Hello. I am Marijn, the author and maintainer of the CodeMirror project.
CodeMirror’s popularity has boomed to the point where, whenever a new startup or project is announced that somehow involves a code editor, it is a pretty safe bet that you’ll find CodeMirror powering it. Some recent examples are Collide, Light Table, and Brackets.
This is absolutely great. I love seeing people get value out of my code, and I feel that, having a robust, easy to embed code editor, the Web is a slightly better place.
I am now spending between half a day and a full day a week maintaining CodeMirror—responding to mail, fixing bugs, implementing small improvements, and reviewing pull requests. And that is perfectly all right. I’m also getting value out of CodeMirror (notoriety, free-lance gigs). But when there are bigger features or changes to be made it can be hard to justify taking several days off of paid work in order to to work on CodeMirror.
As an experiment, I’m asking the community to pay me to work on improving CodeMirror for two or more weeks.
€2000 per week is pretty random. It’s less than my regular free-lance rate, but a lot more than the €0 that I usually charge for CodeMirror work.
So what do I want to do with that time?
A better test suite
There have been several regressions and more or less obvious bugs that made it into releases in the past half year, as well as a lot of unintentional breakage between releases. Almost all of this could have been caught by simply having a more exhaustive test-suite. Writing tests is boring, time-consuming work, but regressions consume a lot of time as well, and I’ve become convinced that it is necessary to seriously push on this.
A big problem is that our test suite can’t test many of the subtle, error-prone parts of the code, because to test these these would require firing actual, browser-native events. That’s why I am looking into wiring up some Selenium-based tests in an attempt to guarantee that some tricky bugs do not come back. I’ve already written a proof-of-concept node.js shim that allows me to drive Selenium from the browser, ensuring that we won’t need too much Java in this test suite.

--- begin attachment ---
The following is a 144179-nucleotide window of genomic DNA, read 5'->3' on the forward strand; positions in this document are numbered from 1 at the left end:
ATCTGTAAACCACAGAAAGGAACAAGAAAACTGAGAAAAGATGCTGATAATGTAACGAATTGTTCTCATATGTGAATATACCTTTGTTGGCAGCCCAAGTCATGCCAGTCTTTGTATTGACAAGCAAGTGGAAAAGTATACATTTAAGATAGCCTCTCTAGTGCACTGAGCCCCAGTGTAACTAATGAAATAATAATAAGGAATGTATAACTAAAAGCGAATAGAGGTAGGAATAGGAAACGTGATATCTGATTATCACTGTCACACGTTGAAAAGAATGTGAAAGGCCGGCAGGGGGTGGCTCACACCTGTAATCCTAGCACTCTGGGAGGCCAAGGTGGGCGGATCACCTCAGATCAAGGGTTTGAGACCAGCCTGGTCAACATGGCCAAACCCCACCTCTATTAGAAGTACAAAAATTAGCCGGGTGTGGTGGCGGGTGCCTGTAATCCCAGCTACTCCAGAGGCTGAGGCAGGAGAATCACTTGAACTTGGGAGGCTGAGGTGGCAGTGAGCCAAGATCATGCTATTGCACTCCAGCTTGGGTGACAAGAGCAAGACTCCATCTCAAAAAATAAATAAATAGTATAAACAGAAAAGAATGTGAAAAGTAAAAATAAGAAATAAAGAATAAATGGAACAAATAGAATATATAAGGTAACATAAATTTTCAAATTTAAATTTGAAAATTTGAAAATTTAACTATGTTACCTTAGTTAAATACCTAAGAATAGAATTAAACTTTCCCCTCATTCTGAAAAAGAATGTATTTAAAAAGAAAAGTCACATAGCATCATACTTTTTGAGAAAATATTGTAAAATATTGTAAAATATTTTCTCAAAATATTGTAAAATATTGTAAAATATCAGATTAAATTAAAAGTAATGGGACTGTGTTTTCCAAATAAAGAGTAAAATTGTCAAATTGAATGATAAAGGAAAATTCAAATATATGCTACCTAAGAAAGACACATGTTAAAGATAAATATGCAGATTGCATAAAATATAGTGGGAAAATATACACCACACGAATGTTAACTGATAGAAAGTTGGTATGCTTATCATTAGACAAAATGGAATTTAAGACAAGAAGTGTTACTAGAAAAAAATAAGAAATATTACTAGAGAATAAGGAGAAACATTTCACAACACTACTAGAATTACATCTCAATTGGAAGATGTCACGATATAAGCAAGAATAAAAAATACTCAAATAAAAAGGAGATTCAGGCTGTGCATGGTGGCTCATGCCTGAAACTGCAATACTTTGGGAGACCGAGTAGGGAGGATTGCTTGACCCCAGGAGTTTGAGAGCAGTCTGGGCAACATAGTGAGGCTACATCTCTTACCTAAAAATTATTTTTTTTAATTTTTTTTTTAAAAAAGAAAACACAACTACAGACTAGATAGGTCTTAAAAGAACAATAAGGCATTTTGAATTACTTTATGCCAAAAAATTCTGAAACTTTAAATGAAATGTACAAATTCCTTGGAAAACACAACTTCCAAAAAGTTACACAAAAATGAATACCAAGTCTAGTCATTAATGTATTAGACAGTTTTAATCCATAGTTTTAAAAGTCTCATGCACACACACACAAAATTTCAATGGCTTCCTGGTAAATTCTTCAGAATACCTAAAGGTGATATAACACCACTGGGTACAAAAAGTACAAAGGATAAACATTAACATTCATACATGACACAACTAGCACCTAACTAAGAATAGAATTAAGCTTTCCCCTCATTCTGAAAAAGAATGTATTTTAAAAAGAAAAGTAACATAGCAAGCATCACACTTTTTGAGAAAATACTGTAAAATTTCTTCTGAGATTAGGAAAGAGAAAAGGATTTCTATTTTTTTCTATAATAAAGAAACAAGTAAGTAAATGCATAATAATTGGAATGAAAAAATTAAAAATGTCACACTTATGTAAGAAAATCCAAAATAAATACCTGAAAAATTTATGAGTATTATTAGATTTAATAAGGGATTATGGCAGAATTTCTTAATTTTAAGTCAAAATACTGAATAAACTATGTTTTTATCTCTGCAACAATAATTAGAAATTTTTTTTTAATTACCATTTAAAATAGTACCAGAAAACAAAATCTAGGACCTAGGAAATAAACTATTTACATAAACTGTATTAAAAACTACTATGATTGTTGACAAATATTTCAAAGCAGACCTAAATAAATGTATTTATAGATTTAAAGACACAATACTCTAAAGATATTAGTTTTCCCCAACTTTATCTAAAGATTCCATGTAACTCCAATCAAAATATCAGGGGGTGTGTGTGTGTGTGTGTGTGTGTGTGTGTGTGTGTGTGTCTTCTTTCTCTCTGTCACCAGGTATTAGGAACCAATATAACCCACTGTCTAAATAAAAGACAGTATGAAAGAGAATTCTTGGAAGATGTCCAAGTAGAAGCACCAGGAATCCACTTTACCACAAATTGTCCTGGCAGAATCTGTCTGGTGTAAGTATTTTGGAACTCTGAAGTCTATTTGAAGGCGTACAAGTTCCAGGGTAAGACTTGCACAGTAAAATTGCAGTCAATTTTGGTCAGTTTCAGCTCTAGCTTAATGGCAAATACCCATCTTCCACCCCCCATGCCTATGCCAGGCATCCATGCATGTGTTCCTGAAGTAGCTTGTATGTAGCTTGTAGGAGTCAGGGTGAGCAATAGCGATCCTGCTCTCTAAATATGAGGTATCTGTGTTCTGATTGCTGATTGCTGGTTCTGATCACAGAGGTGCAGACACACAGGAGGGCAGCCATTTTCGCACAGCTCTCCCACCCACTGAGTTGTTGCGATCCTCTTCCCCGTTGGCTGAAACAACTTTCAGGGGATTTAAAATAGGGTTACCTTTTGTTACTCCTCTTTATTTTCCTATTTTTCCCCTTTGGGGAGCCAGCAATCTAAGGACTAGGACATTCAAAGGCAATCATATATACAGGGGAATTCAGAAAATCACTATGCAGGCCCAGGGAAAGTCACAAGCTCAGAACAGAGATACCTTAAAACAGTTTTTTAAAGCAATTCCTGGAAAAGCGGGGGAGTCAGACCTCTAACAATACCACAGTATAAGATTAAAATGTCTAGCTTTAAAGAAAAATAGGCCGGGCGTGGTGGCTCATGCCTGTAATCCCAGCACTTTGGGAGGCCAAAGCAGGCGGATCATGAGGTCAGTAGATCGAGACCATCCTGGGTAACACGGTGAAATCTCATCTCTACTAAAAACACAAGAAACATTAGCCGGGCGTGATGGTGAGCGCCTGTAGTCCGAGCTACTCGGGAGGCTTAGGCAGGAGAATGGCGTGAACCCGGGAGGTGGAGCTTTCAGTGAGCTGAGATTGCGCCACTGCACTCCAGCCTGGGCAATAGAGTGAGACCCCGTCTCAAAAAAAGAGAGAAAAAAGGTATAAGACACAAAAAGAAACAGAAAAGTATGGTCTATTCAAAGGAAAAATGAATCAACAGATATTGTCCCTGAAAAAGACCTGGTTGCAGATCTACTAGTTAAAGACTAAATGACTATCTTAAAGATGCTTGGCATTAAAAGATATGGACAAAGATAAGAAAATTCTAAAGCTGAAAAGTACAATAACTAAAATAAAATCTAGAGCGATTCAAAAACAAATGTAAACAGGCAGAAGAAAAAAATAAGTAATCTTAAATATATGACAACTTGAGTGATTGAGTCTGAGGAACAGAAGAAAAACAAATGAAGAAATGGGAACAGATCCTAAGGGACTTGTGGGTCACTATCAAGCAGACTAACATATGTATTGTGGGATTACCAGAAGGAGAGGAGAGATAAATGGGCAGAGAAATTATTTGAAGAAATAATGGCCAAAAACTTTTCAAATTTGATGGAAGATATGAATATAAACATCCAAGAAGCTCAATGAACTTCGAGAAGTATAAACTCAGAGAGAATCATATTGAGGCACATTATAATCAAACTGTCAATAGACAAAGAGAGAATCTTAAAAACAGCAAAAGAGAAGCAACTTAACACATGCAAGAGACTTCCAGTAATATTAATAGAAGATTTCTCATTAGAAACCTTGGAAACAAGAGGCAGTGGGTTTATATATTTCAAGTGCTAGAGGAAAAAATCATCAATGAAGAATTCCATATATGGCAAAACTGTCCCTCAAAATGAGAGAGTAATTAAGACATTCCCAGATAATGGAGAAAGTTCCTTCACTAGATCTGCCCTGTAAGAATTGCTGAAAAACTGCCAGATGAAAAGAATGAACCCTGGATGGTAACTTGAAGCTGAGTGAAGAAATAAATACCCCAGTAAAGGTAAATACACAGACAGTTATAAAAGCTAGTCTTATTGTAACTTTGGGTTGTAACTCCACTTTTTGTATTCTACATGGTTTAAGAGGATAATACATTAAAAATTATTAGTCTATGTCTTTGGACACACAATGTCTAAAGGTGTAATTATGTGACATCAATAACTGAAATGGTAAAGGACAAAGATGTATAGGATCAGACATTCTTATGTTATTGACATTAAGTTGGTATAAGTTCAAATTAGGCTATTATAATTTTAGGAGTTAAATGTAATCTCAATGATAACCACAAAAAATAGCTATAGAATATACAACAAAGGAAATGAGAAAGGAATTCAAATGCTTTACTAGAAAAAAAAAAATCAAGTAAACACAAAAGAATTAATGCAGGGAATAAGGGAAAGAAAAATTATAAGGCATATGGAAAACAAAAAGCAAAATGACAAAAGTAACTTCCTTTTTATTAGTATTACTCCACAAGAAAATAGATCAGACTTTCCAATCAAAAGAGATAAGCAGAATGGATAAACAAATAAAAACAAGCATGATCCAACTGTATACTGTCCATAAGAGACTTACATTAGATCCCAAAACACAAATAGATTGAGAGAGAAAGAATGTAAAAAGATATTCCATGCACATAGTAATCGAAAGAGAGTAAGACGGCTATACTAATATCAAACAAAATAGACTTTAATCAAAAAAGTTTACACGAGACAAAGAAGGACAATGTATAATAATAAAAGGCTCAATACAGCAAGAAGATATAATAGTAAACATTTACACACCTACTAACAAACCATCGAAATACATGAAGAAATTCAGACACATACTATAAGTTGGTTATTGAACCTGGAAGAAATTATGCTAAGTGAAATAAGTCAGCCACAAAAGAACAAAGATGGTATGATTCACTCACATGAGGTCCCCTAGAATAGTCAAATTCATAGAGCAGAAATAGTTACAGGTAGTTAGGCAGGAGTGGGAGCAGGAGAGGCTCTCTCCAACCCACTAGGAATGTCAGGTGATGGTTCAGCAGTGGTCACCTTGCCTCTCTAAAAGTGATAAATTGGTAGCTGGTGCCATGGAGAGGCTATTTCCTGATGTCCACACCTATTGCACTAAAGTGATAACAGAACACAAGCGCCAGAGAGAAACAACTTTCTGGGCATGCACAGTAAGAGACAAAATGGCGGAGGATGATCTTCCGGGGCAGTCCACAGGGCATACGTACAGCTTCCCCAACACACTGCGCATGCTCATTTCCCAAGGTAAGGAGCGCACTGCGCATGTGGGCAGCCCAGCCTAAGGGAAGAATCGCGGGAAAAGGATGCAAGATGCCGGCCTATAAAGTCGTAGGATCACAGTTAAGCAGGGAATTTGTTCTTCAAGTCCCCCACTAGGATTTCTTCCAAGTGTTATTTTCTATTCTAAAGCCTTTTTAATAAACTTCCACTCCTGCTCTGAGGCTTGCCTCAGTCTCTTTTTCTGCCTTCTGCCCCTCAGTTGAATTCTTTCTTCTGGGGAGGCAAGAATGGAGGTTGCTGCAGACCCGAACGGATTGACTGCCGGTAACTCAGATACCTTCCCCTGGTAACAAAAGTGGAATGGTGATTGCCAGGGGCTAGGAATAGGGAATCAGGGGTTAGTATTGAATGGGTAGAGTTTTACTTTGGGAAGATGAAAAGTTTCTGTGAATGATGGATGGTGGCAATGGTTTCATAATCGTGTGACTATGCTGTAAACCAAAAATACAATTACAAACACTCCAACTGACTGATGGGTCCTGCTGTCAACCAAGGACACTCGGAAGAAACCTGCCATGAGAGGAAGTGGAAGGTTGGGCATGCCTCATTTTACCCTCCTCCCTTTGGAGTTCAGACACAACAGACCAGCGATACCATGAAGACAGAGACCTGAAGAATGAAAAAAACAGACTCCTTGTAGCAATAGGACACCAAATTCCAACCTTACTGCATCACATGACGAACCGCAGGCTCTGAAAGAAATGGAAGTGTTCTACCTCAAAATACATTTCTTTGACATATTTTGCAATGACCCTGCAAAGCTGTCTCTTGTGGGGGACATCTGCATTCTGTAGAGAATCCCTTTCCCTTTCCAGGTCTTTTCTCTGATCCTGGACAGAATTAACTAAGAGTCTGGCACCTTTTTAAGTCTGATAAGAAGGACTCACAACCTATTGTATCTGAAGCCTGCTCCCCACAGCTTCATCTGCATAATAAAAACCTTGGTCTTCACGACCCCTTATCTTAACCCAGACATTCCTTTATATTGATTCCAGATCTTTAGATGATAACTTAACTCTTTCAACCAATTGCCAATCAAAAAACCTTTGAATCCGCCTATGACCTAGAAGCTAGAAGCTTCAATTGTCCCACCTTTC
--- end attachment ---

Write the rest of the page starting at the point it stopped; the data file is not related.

This should benefit all CodeMirror users.
Another thing I’ve been wanting to tackle for a while is to finally implement variable-height lines. Currently, the code assumes all lines have the same height, and the display corrupts when, for example, you display some tokens in a bigger font size.
The main obstacle to the variable-height feature is the way the gutter works—the area to the left of the code where, for example, line numbers are displayed. Coincidentally, the gutter is currently implemented in a way that makes it painful to extend with custom widgets. So as part of the variable-height implementation, I intend to reimplement the gutter in a way that separates the line-number area from the area where user code can place widgets, so that they can be independently managed and styled, and the awkward corner cases that stem from their entanglement go away.
This also opens up the road towards brave new horizons such as embedding widgets in-line and having callbacks that control the rendering of particular tokens.
If this campaign ends up bringing in more than the target, all of the money still will be used for doing further work on CodeMirror. I have some ideas on what to work on next (the bug tracker is non-empty), but am open to suggestions. One obvious candidate is optimization. There is definitely still room for improvement there.
Thanks for reading,
Update July 15th
One third of the way there already. I’ll be spending at least four days building tests. Thanks a lot, contributors!
Update July 20th
Work has started on better test coverage (which exposed two bugs already).
I’m putting version 2.31 online today. A few more donations and version 2.32, next month, will support variable line heights.
Update July 24th
We’re done! Thanks a lot to everyone who contributed. Expect to see commit activity around the promised features over the next three or four weeks.
Update August 1st
Way over the goal now. Thanks again, people! I’m ending this campaign now. If you want to continue to support CodeMirror, consider the donation button on the website or taking commercial support.